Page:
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Europe’s Jews and a continent’s troubling quiet
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Europe’s Jews and a continent’s troubling quiet

Gilbert N. Kahn is a professor of Political Science at Kean University.

Britain commemorated the fifth anniversary of the London underground bombing on July 7 in an extremely low-key manner. This tragedy — which killed 52 innocent civilians on the London tubes and buses in 2005 — was the most significant terrorist event in Europe since April 10, 1998, when the Good Friday Agreement settled the centuries-old hostilities between the Catholics and Protestants in Northern Ireland.

Yet its anniversary passed with only minimal acknowledgement. In Britain — even with a new government now in place — political leaders persist in taking a politically correct position when confronting Muslim-based terrorism.

This action is only a further manifestation of the tension throughout Europe as its long history of liberal democratic values confronts the growing numbers of Muslim immigrants and the expanding influence of Islam.

In the larger cities — London, Paris, Brussels, and Amsterdam — the growth of the Muslim population is obvious.

In economic terms, the consequences of this visibly growing Muslim population are multi-faceted. In some places, Muslims perform many of the more menial jobs, exhibiting the same resentment that was sometimes shown by blacks in the United States. Middle-class and upper-class Muslims, meanwhile, are actively feeding the economies by working and spending.

European countries are responding in a variety of ways to the Muslim “challenge.” France is on the verge of outlawing the wearing of the full burka and the niqab; Spain and Belgium already took measures to restrict religious dress. The Swiss voted to ban new mosque construction. These moves, however, are likely only to postpone the inevitable confrontation.

For European Jews, the situation is relatively calm — so long as there is no inflaming issue emanating out of Israel. For the 20,000 Jews in the Netherlands, the 30,000 Jews in Belgium, the 300,000 Jews in Britain, and even the 600,000 Jews in France, daily life is quite vibrant. In Britain, however, one certainly has a sense that Jews are only waiting for the other shoe to drop.

European Jews are vigilant against any outbreak of domestic anti-Semitism. They recognize that even prior to the more recent controversies over questionable Israeli seriousness on the peace process and the Turkish flotilla episode, they needed to be ever-ready to present a reasonable defense to Israeli actions.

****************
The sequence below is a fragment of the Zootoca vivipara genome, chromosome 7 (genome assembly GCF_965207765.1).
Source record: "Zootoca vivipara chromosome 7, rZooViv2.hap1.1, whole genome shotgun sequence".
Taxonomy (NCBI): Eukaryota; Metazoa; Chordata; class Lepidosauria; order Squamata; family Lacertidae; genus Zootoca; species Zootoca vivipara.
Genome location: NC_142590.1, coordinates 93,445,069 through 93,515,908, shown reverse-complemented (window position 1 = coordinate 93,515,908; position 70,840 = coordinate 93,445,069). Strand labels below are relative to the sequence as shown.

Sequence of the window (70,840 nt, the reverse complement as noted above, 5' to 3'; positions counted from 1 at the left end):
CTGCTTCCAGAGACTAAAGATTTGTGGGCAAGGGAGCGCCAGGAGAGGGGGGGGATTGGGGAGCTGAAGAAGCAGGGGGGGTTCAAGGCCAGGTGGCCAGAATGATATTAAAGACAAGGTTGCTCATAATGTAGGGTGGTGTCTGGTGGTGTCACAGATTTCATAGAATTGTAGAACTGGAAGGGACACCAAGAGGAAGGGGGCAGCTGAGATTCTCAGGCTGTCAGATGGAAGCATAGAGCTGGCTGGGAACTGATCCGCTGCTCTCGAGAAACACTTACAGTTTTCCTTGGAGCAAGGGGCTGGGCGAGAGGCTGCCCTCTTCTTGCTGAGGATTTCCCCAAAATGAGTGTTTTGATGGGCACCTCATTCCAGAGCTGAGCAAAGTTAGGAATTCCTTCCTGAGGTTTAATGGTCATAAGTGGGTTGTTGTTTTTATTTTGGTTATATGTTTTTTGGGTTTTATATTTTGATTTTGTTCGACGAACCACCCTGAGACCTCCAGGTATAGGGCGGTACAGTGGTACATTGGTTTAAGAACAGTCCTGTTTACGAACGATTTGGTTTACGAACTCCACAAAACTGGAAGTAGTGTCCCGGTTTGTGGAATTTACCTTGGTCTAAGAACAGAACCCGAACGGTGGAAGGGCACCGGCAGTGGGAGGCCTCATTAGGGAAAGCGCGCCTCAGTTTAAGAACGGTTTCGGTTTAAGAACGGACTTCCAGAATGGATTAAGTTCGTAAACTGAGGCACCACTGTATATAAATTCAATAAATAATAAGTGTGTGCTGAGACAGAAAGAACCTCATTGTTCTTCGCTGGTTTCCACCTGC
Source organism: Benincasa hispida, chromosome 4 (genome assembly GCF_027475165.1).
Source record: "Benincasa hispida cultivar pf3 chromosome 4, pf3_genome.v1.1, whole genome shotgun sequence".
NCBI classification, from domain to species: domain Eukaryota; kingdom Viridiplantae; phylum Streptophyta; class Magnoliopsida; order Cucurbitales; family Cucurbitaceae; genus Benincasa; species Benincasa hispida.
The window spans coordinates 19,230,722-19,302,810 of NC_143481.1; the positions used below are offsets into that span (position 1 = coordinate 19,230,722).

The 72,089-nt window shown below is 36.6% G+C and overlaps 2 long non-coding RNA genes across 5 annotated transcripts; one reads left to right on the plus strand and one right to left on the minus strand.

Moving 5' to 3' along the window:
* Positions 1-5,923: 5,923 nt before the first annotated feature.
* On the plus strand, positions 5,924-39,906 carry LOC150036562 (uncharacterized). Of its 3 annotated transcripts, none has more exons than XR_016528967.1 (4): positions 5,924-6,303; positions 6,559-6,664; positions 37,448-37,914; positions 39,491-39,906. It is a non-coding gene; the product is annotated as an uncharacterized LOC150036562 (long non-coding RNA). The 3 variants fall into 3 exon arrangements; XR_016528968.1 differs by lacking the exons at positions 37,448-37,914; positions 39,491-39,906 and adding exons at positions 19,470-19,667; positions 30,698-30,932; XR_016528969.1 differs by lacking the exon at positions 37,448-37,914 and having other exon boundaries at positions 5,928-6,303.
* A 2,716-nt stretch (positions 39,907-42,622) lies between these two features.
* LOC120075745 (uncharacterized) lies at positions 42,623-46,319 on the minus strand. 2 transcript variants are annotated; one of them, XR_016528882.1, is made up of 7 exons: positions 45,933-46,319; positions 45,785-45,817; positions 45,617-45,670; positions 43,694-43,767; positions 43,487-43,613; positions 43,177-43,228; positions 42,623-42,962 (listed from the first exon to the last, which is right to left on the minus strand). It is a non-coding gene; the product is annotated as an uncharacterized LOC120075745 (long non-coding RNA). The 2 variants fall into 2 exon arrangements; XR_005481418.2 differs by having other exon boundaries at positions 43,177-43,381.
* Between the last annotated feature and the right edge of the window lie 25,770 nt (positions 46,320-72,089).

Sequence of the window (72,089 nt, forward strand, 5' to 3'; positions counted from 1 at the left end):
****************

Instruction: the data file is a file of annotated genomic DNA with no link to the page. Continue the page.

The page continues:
Yet the leadership frets about the convergence of left-wing support for the Palestinian cause and the growing political and economic power of Muslim minorities. It doesn’t take much for some European circles to lash out at the Jews, even if critics make the false distinction between attacks on Zionism and attacks on Jews.

As Bassam Tibi, a prominent scholar in Germany of international relations and the growth of Islam in Europe, observed, Muslims form a significant subset of anti-Jewish feeling in Europe. “The growth of the Muslim diaspora in Europe is affecting the Jews,” Tibi told the Forward. For some Muslim populations in Europe — though not all — “every Jew is seen as responsible for what Israel is doing and can be a target.”

Finally, adding fuel to the not-so-smoldering flames is the lingering recession and severe dislocation experienced throughout Europe over the past few years. Before the advent of the European Union, Greece’s problems, and Spain’s and Portugal’s, were not direct European concerns. The elimination of national borders by the European Union had numerous positive effects throughout the continent. Common currency, expanded work forces, reduced travel restrictions, unrestricted trade measures, and numerous other changes have improved the quality of life for many throughout the continent.

Unfortunately, negative consequences have begun to challenge many of the fundamental, liberal democratic values of which Europe was rightfully proud.

Ironically, just as the excitement of an all-European World Cup final reached its climax, the conflicted and confused national identity of today’s Europe was exposed. The array of social, political, economic, and religious problems facing Europe do not suggest easy, constructive resolution, even without any external or terrorist threats. For the Jews of Europe, it could make for even more difficult times ahead.

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